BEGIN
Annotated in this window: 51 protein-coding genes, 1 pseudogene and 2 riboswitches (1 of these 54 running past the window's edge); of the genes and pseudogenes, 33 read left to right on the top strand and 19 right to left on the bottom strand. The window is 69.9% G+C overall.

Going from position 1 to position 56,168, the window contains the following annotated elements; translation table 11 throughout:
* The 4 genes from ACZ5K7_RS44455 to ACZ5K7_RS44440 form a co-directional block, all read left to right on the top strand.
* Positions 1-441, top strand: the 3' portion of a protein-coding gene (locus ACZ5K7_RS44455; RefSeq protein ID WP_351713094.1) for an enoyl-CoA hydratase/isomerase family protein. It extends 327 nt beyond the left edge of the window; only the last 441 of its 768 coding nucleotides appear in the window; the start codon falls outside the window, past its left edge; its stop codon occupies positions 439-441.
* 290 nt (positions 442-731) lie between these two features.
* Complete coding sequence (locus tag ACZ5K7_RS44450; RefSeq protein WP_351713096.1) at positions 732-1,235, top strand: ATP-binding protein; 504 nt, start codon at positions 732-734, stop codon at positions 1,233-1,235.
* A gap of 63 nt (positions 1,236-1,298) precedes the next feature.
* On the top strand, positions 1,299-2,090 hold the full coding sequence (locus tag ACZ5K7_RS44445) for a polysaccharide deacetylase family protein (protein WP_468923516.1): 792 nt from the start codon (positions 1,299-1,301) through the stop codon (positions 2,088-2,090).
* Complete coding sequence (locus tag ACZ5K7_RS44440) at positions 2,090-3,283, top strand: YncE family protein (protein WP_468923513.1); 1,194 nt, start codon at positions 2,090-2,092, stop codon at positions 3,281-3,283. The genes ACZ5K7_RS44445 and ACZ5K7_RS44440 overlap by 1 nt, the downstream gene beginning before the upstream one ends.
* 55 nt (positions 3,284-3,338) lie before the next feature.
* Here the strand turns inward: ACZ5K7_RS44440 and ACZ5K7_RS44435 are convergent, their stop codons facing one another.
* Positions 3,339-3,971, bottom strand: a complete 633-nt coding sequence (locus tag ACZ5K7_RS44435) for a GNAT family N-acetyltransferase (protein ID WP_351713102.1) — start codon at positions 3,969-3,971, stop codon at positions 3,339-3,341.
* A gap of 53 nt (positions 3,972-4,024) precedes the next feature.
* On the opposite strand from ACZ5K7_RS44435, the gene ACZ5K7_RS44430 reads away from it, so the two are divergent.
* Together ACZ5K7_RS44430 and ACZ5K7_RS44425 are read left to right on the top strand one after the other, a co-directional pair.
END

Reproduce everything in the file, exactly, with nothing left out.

Annotated in this window: 51 protein-coding genes, 1 pseudogene and 2 riboswitches (1 of these 54 running past the window's edge); of the genes and pseudogenes, 33 read left to right on the top strand and 19 right to left on the bottom strand. The window is 69.9% G+C overall.

Going from position 1 to position 56,168, the window contains the following annotated elements; translation table 11 throughout:
* The 4 genes from ACZ5K7_RS44455 to ACZ5K7_RS44440 form a co-directional block, all read left to right on the top strand.
* Positions 1-441, top strand: the 3' portion of a protein-coding gene (locus ACZ5K7_RS44455; RefSeq protein ID WP_351713094.1) for an enoyl-CoA hydratase/isomerase family protein. It extends 327 nt beyond the left edge of the window; only the last 441 of its 768 coding nucleotides appear in the window; the start codon falls outside the window, past its left edge; its stop codon occupies positions 439-441.
* 290 nt (positions 442-731) lie between these two features.
* Complete coding sequence (locus tag ACZ5K7_RS44450; RefSeq protein WP_351713096.1) at positions 732-1,235, top strand: ATP-binding protein; 504 nt, start codon at positions 732-734, stop codon at positions 1,233-1,235.
* A gap of 63 nt (positions 1,236-1,298) precedes the next feature.
* On the top strand, positions 1,299-2,090 hold the full coding sequence (locus tag ACZ5K7_RS44445) for a polysaccharide deacetylase family protein (protein WP_468923516.1): 792 nt from the start codon (positions 1,299-1,301) through the stop codon (positions 2,088-2,090).
* Complete coding sequence (locus tag ACZ5K7_RS44440) at positions 2,090-3,283, top strand: YncE family protein (protein WP_468923513.1); 1,194 nt, start codon at positions 2,090-2,092, stop codon at positions 3,281-3,283. The genes ACZ5K7_RS44445 and ACZ5K7_RS44440 overlap by 1 nt, the downstream gene beginning before the upstream one ends.
* 55 nt (positions 3,284-3,338) lie before the next feature.
* Here the strand turns inward: ACZ5K7_RS44440 and ACZ5K7_RS44435 are convergent, their stop codons facing one another.
* Positions 3,339-3,971, bottom strand: a complete 633-nt coding sequence (locus tag ACZ5K7_RS44435) for a GNAT family N-acetyltransferase (protein ID WP_351713102.1) — start codon at positions 3,969-3,971, stop codon at positions 3,339-3,341.
* A gap of 53 nt (positions 3,972-4,024) precedes the next feature.
* On the opposite strand from ACZ5K7_RS44435, the gene ACZ5K7_RS44430 reads away from it, so the two are divergent.
* Together ACZ5K7_RS44430 and ACZ5K7_RS44425 are read left to right on the top strand one after the other, a co-directional pair.